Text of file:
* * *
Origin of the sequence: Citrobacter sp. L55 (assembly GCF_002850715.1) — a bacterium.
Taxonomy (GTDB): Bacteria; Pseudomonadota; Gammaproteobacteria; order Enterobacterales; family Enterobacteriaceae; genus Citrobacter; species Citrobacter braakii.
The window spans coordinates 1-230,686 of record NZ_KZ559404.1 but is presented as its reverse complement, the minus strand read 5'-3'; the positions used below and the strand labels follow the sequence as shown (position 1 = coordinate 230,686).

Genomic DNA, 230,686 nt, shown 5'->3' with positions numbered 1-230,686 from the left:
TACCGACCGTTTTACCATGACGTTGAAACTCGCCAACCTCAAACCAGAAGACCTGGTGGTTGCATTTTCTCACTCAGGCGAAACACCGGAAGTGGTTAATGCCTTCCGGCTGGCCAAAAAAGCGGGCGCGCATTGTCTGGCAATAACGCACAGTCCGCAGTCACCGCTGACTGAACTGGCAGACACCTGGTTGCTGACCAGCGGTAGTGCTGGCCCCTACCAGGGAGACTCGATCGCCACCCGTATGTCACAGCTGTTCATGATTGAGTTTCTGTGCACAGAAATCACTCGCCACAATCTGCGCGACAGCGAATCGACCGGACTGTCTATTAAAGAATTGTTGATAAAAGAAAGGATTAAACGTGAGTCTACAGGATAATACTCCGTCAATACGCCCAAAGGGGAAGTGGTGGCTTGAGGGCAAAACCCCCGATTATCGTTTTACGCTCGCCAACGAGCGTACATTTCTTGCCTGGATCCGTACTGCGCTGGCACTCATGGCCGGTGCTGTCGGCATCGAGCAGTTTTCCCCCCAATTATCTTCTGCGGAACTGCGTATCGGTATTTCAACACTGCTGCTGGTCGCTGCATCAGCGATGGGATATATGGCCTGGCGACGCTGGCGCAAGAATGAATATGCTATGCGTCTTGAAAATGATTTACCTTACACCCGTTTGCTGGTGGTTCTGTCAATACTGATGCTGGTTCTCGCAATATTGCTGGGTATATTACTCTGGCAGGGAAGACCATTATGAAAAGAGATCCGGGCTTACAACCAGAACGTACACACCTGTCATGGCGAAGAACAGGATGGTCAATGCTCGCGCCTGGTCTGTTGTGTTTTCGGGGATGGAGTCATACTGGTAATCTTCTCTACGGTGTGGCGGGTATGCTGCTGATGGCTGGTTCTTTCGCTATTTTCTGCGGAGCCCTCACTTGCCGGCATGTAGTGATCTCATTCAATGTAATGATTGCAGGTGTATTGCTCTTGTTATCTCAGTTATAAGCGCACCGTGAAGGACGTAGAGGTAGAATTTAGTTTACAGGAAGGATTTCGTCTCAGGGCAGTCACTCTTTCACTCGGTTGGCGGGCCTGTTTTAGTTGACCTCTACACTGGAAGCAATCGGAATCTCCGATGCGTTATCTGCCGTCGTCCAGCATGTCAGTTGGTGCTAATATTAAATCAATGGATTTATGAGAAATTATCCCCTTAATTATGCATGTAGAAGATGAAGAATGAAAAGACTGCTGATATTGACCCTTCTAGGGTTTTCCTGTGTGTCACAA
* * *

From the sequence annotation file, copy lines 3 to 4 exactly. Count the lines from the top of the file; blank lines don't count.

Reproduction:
The window spans coordinates 1-230,686 of record NZ_KZ559404.1 but is presented as its reverse complement, the minus strand read 5'-3'; the positions used below and the strand labels follow the sequence as shown (position 1 = coordinate 230,686).

Genomic DNA, 230,686 nt, shown 5'->3' with positions numbered 1-230,686 from the left: